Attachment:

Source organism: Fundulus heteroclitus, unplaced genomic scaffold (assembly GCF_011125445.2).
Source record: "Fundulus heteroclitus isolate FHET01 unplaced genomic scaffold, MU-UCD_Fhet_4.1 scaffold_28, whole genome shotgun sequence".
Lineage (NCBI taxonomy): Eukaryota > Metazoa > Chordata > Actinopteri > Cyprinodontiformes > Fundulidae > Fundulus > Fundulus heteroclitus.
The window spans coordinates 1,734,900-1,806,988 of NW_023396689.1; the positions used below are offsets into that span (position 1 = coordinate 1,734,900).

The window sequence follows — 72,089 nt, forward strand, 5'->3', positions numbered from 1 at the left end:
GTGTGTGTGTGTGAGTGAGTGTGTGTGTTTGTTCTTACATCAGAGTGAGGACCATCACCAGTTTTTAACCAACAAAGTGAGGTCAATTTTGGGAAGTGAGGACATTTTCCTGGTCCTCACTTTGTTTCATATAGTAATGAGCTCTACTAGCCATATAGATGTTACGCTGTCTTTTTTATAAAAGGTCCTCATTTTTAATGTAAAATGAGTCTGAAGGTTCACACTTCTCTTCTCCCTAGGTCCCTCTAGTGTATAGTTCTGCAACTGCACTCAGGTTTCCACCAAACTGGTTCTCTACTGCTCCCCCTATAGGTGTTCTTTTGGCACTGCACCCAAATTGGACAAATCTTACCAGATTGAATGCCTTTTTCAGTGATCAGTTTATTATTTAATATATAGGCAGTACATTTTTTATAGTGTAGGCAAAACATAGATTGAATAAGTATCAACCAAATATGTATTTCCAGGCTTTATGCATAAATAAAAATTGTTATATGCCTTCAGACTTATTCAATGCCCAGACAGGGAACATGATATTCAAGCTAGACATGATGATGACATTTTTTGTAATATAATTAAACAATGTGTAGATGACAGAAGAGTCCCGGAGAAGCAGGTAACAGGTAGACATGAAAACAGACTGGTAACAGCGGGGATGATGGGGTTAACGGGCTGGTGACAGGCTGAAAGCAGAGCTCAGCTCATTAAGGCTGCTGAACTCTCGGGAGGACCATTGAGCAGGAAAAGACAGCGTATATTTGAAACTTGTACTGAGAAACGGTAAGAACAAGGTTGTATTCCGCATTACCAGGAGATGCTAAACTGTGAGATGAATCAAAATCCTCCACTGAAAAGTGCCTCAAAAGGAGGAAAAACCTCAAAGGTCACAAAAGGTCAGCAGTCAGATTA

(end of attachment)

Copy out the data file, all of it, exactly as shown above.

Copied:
Source organism: Fundulus heteroclitus, unplaced genomic scaffold (assembly GCF_011125445.2).
Source record: "Fundulus heteroclitus isolate FHET01 unplaced genomic scaffold, MU-UCD_Fhet_4.1 scaffold_28, whole genome shotgun sequence".
Lineage (NCBI taxonomy): Eukaryota > Metazoa > Chordata > Actinopteri > Cyprinodontiformes > Fundulidae > Fundulus > Fundulus heteroclitus.
The window spans coordinates 1,734,900-1,806,988 of NW_023396689.1; the positions used below are offsets into that span (position 1 = coordinate 1,734,900).

The window sequence follows — 72,089 nt, forward strand, 5'->3', positions numbered from 1 at the left end:
GTGTGTGTGTGTGAGTGAGTGTGTGTGTTTGTTCTTACATCAGAGTGAGGACCATCACCAGTTTTTAACCAACAAAGTGAGGTCAATTTTGGGAAGTGAGGACATTTTCCTGGTCCTCACTTTGTTTCATATAGTAATGAGCTCTACTAGCCATATAGATGTTACGCTGTCTTTTTTATAAAAGGTCCTCATTTTTAATGTAAAATGAGTCTGAAGGTTCACACTTCTCTTCTCCCTAGGTCCCTCTAGTGTATAGTTCTGCAACTGCACTCAGGTTTCCACCAAACTGGTTCTCTACTGCTCCCCCTATAGGTGTTCTTTTGGCACTGCACCCAAATTGGACAAATCTTACCAGATTGAATGCCTTTTTCAGTGATCAGTTTATTATTTAATATATAGGCAGTACATTTTTTATAGTGTAGGCAAAACATAGATTGAATAAGTATCAACCAAATATGTATTTCCAGGCTTTATGCATAAATAAAAATTGTTATATGCCTTCAGACTTATTCAATGCCCAGACAGGGAACATGATATTCAAGCTAGACATGATGATGACATTTTTTGTAATATAATTAAACAATGTGTAGATGACAGAAGAGTCCCGGAGAAGCAGGTAACAGGTAGACATGAAAACAGACTGGTAACAGCGGGGATGATGGGGTTAACGGGCTGGTGACAGGCTGAAAGCAGAGCTCAGCTCATTAAGGCTGCTGAACTCTCGGGAGGACCATTGAGCAGGAAAAGACAGCGTATATTTGAAACTTGTACTGAGAAACGGTAAGAACAAGGTTGTATTCCGCATTACCAGGAGATGCTAAACTGTGAGATGAATCAAAATCCTCCACTGAAAAGTGCCTCAAAAGGAGGAAAAACCTCAAAGGTCACAAAAGGTCAGCAGTCAGATTA